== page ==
There was some good Kickstarter news this week as Jon Shafer released his 4X strategy game At The Gates
, funded in March of 2013. (I've been playing a bit of it, and the early game is pretty interesting.)
Unfortunately this game from Tyler Owen, Lacuna Passage
, will not be completed. Although much of the game was developed, and supported through Steam's Early Access, eventually it just wasn't bringing in enough money to feed a family. Here's how he delivered the news in his Kickstarter update:
Since the launch of Lacuna Passage on Steam Early Access I have put out 25 updates adding a wide variety of new features and improvements. Dust storms, rovers, scientific research, and more. This has all been done in an attempt to expand on the features that would support the eventual story mode. During this time, I have been the only full time employee working on Lacuna Passage.
When I started on this game I didn’t even know how to program. I’ve taught myself more and more over the course of development. And in that time, the indie game landscape has shifted substantially. The floodgates for selling on Steam burst open and everyone is on an even playing field. Unfortunately, that means my inexperience and lack of resources makes it extremely difficult to remain competitive enough to support continued development. The game is taking longer than I ever could have imagined it would take, and it isn’t selling near well enough for me to assist in supporting my family. No one wants this game to be finished more than I do, but at the end of 2018 I had to ask myself some hard questions. Would I continue to string along development while asking my family to make more sacrifices for me? Or was it time to move on?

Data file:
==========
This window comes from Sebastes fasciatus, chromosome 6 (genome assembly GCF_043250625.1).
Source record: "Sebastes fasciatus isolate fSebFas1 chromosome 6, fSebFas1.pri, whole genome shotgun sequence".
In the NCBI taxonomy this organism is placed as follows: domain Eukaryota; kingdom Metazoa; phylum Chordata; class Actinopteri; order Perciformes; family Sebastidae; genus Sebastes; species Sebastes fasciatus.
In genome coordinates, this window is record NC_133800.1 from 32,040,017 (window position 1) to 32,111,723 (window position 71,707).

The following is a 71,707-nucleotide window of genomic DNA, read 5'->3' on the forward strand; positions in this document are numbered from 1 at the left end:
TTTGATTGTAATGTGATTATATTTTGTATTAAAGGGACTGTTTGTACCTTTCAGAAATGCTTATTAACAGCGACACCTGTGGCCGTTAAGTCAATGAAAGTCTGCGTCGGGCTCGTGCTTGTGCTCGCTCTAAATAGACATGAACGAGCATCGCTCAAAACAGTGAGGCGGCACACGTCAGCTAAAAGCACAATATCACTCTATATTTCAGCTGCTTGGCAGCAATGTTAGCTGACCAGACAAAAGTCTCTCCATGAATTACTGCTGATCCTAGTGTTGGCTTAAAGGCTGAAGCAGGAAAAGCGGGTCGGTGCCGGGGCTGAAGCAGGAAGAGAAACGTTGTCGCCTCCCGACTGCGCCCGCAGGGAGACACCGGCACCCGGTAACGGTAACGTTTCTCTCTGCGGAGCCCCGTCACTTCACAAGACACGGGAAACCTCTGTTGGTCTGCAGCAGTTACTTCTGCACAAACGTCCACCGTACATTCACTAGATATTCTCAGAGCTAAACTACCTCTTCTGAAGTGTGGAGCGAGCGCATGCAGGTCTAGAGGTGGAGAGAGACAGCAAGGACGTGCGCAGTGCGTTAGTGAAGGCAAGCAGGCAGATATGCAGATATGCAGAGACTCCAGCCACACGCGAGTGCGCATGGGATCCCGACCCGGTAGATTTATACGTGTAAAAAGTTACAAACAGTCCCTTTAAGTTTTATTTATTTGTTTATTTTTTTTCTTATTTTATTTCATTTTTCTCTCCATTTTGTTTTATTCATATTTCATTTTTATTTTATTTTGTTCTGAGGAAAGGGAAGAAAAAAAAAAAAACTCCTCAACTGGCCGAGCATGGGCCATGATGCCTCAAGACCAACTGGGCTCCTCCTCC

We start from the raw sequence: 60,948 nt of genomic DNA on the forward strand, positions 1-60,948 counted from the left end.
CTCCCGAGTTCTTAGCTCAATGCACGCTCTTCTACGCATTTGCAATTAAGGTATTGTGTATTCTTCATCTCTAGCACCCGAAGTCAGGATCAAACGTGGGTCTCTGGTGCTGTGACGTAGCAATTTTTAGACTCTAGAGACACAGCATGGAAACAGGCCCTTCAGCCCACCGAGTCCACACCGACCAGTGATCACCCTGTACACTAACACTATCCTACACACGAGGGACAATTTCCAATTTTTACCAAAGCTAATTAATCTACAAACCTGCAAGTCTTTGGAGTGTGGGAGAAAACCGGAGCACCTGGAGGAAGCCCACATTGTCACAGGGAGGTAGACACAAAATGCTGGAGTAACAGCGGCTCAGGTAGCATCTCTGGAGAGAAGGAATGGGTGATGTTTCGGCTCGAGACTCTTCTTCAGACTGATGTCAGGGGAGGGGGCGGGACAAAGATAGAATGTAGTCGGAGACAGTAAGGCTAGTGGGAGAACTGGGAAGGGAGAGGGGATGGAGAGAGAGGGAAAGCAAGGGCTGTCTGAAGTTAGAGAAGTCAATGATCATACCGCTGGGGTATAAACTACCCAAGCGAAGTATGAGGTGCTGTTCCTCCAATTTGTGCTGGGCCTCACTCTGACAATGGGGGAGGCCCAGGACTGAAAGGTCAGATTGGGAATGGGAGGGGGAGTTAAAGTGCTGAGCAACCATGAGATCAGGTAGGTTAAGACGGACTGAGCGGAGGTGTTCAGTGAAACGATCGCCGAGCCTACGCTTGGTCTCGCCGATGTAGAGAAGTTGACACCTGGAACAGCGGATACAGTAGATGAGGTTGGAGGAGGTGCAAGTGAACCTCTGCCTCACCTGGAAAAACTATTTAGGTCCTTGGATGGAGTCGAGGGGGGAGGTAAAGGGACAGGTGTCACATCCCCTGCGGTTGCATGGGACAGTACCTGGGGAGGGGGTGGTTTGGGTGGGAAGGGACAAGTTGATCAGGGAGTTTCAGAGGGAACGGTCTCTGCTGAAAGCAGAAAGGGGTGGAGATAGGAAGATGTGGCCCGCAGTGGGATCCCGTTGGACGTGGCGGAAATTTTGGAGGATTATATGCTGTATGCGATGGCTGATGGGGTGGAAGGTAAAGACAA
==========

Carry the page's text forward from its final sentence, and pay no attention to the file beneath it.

I’m sure you can tell where this is going. Development of the story mode is now on indefinite hold. It’s unlikely that any major new feature additions will be worked on either. At the beginning of January I accepted a position as a Junior Programmer for a software development company. A moment that was more bitter than sweet for me and my family. I had to give up my dream of finishing this game, but I also wouldn’t have gotten the job without the experience I gained while making it. Now I have a more stable and secure source of income and my money-related stress and anxiety have greatly decreased.
Despite this new path ahead of me, I’m still devastated. I feel like I’m killing something that never got a real chance to live. And it’s my fault. I was naive, inexperienced, overzealous, and short-sighted. I want to apologize to everyone who is disappointed by this news. Especially to you, my original Kickstarter backers, who put their trust in me to deliver on the concept of a story-based Mars survival game, but also to everyone who has helped me along the way by providing feedback and suggestions that have dramatically improved the game from where it started. I literally would not be where I am today without you. I’m truly humbled.
Making games is hard. Finishing a game as a solo developer is really hard.